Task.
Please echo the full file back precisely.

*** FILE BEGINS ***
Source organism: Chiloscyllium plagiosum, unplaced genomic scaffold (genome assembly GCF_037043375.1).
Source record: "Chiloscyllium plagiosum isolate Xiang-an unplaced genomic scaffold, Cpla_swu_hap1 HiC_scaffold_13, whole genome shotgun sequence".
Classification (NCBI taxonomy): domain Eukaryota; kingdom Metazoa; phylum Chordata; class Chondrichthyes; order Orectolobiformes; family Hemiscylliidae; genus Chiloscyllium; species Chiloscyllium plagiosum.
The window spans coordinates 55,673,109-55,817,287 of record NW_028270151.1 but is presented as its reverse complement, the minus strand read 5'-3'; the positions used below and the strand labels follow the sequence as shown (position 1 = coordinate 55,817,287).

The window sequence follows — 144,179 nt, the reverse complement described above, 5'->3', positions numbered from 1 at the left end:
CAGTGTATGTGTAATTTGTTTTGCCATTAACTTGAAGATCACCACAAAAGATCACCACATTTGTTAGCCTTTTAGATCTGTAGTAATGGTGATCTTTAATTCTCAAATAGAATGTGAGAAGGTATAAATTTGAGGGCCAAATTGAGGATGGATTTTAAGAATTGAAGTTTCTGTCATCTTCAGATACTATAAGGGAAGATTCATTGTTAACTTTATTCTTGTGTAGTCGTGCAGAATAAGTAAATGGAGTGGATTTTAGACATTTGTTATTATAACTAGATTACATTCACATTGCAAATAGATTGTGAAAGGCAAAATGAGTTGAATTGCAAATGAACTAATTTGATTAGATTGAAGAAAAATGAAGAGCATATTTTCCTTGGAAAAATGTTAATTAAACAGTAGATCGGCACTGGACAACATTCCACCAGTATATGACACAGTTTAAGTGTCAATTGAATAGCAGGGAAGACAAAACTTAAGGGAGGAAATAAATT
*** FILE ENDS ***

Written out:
Source organism: Chiloscyllium plagiosum, unplaced genomic scaffold (genome assembly GCF_037043375.1).
Source record: "Chiloscyllium plagiosum isolate Xiang-an unplaced genomic scaffold, Cpla_swu_hap1 HiC_scaffold_13, whole genome shotgun sequence".
Classification (NCBI taxonomy): domain Eukaryota; kingdom Metazoa; phylum Chordata; class Chondrichthyes; order Orectolobiformes; family Hemiscylliidae; genus Chiloscyllium; species Chiloscyllium plagiosum.
The window spans coordinates 55,673,109-55,817,287 of record NW_028270151.1 but is presented as its reverse complement, the minus strand read 5'-3'; the positions used below and the strand labels follow the sequence as shown (position 1 = coordinate 55,817,287).

The window sequence follows — 144,179 nt, the reverse complement described above, 5'->3', positions numbered from 1 at the left end:
CAGTGTATGTGTAATTTGTTTTGCCATTAACTTGAAGATCACCACAAAAGATCACCACATTTGTTAGCCTTTTAGATCTGTAGTAATGGTGATCTTTAATTCTCAAATAGAATGTGAGAAGGTATAAATTTGAGGGCCAAATTGAGGATGGATTTTAAGAATTGAAGTTTCTGTCATCTTCAGATACTATAAGGGAAGATTCATTGTTAACTTTATTCTTGTGTAGTCGTGCAGAATAAGTAAATGGAGTGGATTTTAGACATTTGTTATTATAACTAGATTACATTCACATTGCAAATAGATTGTGAAAGGCAAAATGAGTTGAATTGCAAATGAACTAATTTGATTAGATTGAAGAAAAATGAAGAGCATATTTTCCTTGGAAAAATGTTAATTAAACAGTAGATCGGCACTGGACAACATTCCACCAGTATATGACACAGTTTAAGTGTCAATTGAATAGCAGGGAAGACAAAACTTAAGGGAGGAAATAAATT